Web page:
fight for facts amid the fake
We've been witnessing the erosion of societal cohesion over the last two years, much of which has been due to those with a particular type of agenda making the most of misinformation or deliberately sowing disinformation to meet their own ends. As communication professionals one of our ongoing tasks is to surface facts, give them room to breathe and to challenge people and places where facts are replaced with fakes.
Mistrust in organisations of all types is at an all time low and the Edelman Trust Barometer indicates this has led to an expectation that businesses demonstrate societal leadership - the key question is whether they are willing and equipped to do so.
As practitioners, are we suitably equipped to discern the facts from the fiction? Can we differentiate between a genuine misunderstanding or malevolent malinformation?
I thought it would be helpful to outline the three types of information that can cause real problems for organisations - and individuals should they find themselves at the mercy of the conspiracy theorists.
The image above covers the three different types and, depending on the type, you can plan your approach. Misinformation can be fixed with fact while disinformation needs a discussion and investigation - who is behind it, what's the intention, how best can it be dealt with. The last one - malinformation, needs to be part of your crisis response as its effect is likely to be significant.
As part of our routine listening and monitoring, we should be scanning - and planning - for all of the above and know the action we need to take should any member of the terrible trio be found.
A month in to Dominic Cummings reign as chief aid to UK Prime Minister Boris Johnson and chaos is beginning to boil over.
In his blog, Cummings regularly records his desire to break systems, quoting military philosophy as justification for his arguments. His aim, it seems, is to break a system he dislikes and despises and, it would seem, he happily uses any means to achieve his aims.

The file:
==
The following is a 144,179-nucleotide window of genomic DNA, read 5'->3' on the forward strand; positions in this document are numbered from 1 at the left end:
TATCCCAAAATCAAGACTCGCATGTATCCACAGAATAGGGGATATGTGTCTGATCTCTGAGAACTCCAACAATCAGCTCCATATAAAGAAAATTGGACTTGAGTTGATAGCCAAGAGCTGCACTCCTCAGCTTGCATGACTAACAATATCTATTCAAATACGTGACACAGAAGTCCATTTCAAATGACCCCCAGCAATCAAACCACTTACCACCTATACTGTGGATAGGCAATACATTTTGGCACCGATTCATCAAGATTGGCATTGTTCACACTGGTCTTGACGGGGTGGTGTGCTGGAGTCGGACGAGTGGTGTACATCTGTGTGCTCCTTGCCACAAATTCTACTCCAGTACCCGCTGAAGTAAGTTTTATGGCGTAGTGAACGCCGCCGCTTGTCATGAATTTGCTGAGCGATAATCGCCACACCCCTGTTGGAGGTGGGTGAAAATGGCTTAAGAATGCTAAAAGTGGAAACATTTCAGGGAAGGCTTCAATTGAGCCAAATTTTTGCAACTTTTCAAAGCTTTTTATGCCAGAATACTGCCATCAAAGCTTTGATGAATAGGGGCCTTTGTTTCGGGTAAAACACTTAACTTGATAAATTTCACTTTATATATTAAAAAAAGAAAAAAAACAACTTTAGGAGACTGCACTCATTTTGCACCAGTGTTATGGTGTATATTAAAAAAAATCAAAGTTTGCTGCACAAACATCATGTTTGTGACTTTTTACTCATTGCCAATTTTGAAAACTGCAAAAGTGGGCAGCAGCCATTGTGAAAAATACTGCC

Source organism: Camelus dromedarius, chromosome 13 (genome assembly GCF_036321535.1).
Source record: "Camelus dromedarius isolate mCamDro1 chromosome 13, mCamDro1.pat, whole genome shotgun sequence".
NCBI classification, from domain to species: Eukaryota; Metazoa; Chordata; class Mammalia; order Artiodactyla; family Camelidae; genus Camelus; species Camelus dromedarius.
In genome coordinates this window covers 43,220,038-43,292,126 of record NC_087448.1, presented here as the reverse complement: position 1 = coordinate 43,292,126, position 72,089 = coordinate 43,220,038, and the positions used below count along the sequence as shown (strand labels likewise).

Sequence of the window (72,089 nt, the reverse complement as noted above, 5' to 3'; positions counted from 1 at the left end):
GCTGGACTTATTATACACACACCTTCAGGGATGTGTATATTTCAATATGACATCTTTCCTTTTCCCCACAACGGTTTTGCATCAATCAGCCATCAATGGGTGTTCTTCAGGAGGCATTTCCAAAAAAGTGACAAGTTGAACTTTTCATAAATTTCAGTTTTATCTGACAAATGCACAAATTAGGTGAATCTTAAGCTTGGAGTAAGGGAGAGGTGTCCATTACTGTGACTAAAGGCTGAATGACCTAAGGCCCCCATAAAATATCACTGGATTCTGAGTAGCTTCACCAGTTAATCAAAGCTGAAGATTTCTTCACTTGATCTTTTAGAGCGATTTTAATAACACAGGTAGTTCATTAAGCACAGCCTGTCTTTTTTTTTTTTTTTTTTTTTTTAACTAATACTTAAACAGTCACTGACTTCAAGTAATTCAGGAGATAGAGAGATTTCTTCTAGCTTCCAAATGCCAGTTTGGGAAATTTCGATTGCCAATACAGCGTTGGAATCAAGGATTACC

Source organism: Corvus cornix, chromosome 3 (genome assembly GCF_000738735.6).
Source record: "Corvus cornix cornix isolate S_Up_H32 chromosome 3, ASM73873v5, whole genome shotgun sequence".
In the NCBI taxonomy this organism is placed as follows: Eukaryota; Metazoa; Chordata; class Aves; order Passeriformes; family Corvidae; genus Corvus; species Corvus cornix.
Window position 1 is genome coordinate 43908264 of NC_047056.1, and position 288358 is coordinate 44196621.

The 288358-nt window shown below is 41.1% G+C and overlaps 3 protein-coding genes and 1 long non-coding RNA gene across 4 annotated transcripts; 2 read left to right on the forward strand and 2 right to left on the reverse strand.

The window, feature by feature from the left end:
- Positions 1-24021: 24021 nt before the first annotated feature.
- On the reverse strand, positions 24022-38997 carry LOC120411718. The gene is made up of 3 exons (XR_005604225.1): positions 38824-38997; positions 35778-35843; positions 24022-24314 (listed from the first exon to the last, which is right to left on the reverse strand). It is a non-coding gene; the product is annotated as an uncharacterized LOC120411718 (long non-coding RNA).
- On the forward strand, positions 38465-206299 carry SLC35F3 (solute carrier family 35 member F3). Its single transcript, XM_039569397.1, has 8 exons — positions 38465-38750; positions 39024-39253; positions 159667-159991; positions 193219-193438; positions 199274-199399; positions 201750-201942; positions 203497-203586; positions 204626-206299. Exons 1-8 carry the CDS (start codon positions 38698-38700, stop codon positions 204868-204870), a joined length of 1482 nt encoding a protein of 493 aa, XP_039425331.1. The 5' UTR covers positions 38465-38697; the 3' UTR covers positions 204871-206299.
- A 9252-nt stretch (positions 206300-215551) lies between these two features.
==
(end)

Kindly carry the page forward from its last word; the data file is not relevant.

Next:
This is not a political blog. It is one concerned with public relations and communication - the building of relationships that give organisations their licence to operate supported by effective communication, knowledge, understanding and ethical behaviour. In the video below, Cummings explains at the 2017 Ogilvy Nudgestock conference the methods employed to achieve a win in the UK referendum concerning participation in the EU - known now as the Brexit Referendum. If, as I am, you are involved in public relations and communication, then I'd urge you to watch the whole thing so you can understand the deliberate, planned and blatant behavioural manipulation that is in progress right now, working towards a complete system breakdown of benefit only to its perpetrators.
In the video, Cummings takes you through the tricks and tactics he deployed in order to - in his own words at various points in the presentation - 'provoke rage...neutralise...put the boot in'. The seven million people exposed to the 1.5bn targeted ads over the short period of time pre-referendum is peanuts compared to what's ahead in the UK - and other countries around the world - as elections, media, citizens, public psychology and governing systems are blatantly manipulated for private gain. Cummings' work appears to be a (pseudo) intellectual exercise centred on ways to break the system he reviles.
What's going on today behind the doors of 10 Downing Street has nothing to do with the rights and wrongs of being in or out of Europe. It has nothing to do with the health and wellbeing of the UK population. It has everything to do with the selfish and power-hungry wanting their own way, shamelessly stoking division and hatred and using unethical and underhand practices to do so
Photo by Matthew T Rader on Unsplash
About Think Forward
Think Forward is written by Catherine Arrow. It answers PR questions, highlights practice trends - good and bad - and suggests ways forward for professional public relations and communication practitioners.